Although every effort has been made to track down factual information.v. some information was not available as this book went to press.INTRODUCTION xix attempted to play this as straight as possible. (quod vide) refer the reader to a separate entry for that individual elsewhere in the book. This entry can be found using the author index. . most often just letting the facts speak for themselves. the letters q. Please Note: Following the name of an individual. Additions and corrections are welcomed for subsequent editions.

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American Indian Quotations .

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SWEET MEDICINE (Undated) Cheyenne Sweet Medicine has been described as a cultural hero of the Cheyenne. whose flesh you will learn to eat. by John Stands in Timber and Margot Liberty. . 1983. When you do. Yale University Press. You people will c h a n g e : .. Their skins are light-colored. . and at last you will do it with them. Those people will wander this w a y . and another animal will take its place. when many things will change. It has a shaggy neck and a tail almost touching the ground. (In the Spirit of Crazy Horse. But first there will be another animal you must learn to use. Viking. The buffalo will disappear. a slick animal with a long tail and split hoofs. . . what they are going to do they will do. Its hoofs are round. Strangers called Earth Men will appear among you. and their ways are powerful. These people will not listen to what you say. .) 3. Those far hills that seem only a blue vision in the distance take many days to reach now. (Cheyenne Memories. There is a time coming . you will become crazy.) 2. . they will be looking for a certain stone. 1967.) 3 . by Peter Matthiessen. 1. and will forget all that I am teaching you. They speak no Indian tongue. at last. This animal will carry you on his back and help you in many ways. so fear him not. . . who may have been based on a real person. They will tear up the earth. but keep your own ways that I have taught you as long as you can. but with this animal you can get there in a short time. Follow nothing that these Earth Men do. (Ibid.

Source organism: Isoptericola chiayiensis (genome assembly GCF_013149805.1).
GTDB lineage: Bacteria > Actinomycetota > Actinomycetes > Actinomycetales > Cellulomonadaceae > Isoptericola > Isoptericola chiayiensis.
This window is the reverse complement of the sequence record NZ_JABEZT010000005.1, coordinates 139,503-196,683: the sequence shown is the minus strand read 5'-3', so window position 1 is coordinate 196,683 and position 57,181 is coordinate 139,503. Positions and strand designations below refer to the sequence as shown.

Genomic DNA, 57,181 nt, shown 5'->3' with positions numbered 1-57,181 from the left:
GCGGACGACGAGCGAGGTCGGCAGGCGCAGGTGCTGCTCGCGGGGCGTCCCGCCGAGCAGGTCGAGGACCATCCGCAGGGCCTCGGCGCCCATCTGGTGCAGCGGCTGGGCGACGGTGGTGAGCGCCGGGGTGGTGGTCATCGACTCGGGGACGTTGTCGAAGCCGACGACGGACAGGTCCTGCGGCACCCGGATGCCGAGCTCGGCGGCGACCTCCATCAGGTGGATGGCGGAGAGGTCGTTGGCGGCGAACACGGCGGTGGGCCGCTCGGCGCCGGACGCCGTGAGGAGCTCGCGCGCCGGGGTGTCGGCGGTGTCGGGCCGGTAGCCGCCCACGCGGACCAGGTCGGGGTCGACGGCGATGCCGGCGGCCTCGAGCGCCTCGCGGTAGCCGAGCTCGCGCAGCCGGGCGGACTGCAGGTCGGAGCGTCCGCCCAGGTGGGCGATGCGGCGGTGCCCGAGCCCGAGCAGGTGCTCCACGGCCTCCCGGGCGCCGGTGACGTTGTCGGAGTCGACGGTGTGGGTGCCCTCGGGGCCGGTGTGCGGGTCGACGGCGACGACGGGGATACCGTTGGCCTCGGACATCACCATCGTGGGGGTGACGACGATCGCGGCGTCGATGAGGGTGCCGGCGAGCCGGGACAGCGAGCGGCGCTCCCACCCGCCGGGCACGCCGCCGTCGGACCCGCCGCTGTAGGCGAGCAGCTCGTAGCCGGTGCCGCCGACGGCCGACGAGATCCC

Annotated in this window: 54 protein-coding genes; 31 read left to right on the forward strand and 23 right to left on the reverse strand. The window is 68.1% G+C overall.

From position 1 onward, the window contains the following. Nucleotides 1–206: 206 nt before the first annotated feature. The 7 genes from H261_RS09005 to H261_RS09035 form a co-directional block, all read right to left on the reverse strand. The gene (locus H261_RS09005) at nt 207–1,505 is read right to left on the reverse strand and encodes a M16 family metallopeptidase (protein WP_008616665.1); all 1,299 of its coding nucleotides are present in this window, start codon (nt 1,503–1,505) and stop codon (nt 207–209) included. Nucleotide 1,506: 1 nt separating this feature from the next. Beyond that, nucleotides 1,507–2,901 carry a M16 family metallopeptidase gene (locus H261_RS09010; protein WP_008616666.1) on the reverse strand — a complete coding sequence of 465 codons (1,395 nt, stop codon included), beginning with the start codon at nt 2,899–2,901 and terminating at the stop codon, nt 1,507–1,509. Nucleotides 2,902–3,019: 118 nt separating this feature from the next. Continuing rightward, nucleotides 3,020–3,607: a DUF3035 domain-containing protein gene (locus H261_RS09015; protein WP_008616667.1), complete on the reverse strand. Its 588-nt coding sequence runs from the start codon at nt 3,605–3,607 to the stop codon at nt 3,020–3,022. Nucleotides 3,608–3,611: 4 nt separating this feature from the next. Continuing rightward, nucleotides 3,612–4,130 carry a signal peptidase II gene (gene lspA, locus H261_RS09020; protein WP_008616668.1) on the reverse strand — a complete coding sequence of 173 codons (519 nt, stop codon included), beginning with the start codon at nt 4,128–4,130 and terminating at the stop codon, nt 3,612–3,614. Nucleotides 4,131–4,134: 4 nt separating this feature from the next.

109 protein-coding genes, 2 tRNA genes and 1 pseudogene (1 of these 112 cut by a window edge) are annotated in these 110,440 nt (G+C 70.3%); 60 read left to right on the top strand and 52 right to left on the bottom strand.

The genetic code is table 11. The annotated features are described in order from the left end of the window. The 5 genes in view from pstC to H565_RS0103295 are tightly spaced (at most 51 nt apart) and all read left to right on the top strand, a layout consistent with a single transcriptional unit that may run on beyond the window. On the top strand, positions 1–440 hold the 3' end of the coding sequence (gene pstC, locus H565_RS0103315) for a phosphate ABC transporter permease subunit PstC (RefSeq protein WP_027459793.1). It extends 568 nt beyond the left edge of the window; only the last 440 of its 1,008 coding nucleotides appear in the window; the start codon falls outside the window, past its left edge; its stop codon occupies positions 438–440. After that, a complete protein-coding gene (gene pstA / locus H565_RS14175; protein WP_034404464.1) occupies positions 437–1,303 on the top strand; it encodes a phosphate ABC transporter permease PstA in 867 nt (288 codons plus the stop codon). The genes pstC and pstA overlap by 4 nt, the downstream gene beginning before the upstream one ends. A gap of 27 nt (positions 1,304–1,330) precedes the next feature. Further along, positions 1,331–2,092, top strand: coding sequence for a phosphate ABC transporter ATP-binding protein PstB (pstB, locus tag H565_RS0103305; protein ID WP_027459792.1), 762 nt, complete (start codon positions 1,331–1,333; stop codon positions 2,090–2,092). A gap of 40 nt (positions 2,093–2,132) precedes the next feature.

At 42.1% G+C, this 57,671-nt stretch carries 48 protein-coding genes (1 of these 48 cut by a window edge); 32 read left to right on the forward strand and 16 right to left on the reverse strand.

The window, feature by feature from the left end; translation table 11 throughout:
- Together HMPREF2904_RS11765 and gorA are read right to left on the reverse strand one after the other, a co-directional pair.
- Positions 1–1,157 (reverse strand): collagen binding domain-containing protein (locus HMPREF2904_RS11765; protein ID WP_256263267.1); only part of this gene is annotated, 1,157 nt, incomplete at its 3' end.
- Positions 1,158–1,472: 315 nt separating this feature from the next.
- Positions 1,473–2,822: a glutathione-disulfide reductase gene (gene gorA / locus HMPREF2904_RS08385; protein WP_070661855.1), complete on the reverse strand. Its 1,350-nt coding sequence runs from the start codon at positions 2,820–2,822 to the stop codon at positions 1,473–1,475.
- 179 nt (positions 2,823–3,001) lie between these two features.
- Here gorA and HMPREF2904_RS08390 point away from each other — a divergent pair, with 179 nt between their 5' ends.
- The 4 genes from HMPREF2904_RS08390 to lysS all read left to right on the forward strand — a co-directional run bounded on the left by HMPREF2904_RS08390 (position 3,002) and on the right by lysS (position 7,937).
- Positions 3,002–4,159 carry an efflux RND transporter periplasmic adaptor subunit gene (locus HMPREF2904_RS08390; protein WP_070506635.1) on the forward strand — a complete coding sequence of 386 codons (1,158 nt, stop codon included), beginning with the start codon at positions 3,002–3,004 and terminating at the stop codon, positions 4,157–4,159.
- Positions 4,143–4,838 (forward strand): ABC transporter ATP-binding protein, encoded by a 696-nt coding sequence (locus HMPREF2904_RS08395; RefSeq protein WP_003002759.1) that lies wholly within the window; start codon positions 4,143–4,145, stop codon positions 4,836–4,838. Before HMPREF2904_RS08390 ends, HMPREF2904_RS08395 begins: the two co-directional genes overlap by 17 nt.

. I am not so simple as not to know that it is better to eat good meat.. I insist the guns and swords. in this miserable manner. 1609. above all. and sleep quietly with my women and children. Boston. to lie cold in the woods.. 1841. the cause of all our jealousy and uneasiness. and to be so hunted that I cannot rest. Virginia Powhatan was the leader of the Powhatan Confederacy at the time of the first English settlement in America at Jamestown. and willing to supply your wants. and so. . this might soon be your fate too. (Ibid. who have provided you with food? What can you get by war? We can hide our provisions. Captain Smith.) 5. exhort you to peaceable counsels. through your rashness. Clarke & Co. and then you must consequently famish by wronging your friends. Why should you take by force that from us which you can have by love? Why should you destroy us. Biography and History of the Indians of North America. eat. by George W. What is the cause of your jealousy? You see us unarmed. be removed and sent away. Virginia. feed upon acorns and roots . (Our Indian Wards. 11th ed. to have copper hatchets and whatever else I want. be well. if you will come in a friendly manner. and. or sleep. to end my miserable life. as to invade an enemy. 4. and fly into the woods. and. by Samuel G. than to fly from all.) 6. therefore. 1880. Drake.1. Manypenny. being their friend. (Address to John Smith. to laugh and be merry with the English. and not with swords and guns.) 4 . and. ca.POWHATAN (1547-1618) Powhatan.

We patiently bore many injuries from the French. and dared not resent the injuries we have so long suffered. I shall not treat with a subject. In 1675 King Philip called on other tribes in the area to join in a war against the whites. We assure you that we are resolved never to drop the axe. King Philip's War began in January 1675. In 1671 the English colonists in Massachusetts asked King Philip for a new peace treaty. who had helped the Pilgrims when they arrived in the New World.KING PHILIP (1620-1676) Wampanoag. The colonists argued that the Abenakis would ally themselves with the French. I shall treat of peace only with the King. Our patience made the governor of Canada think that we were afraid of him. Massachusetts? King Philip was the son of Massasoit.) TAHAJADORIS ( S e v e n t e e n t h century) Mohawk Tahajadoris was a Mohawk leader. Your governor is but a subject of King Charles of England. This was his response. Many towns were attacked by the Indians. 8. but now he is undeceived. one in which the Indians would have to turn over their guns. whom the Mohawks despised. spoken to a messenger sent by Governor Winslow to discuss a peace treaty. my brother. before we took u p the axe against them. 1674. I am ready. the French 5 . In 1689 he was urged by English colonists in Massachusetts and Connecticut to go to war against the Abenakis. (ca. and King Philip was killed in battle. When he comes. from one year to another. 7.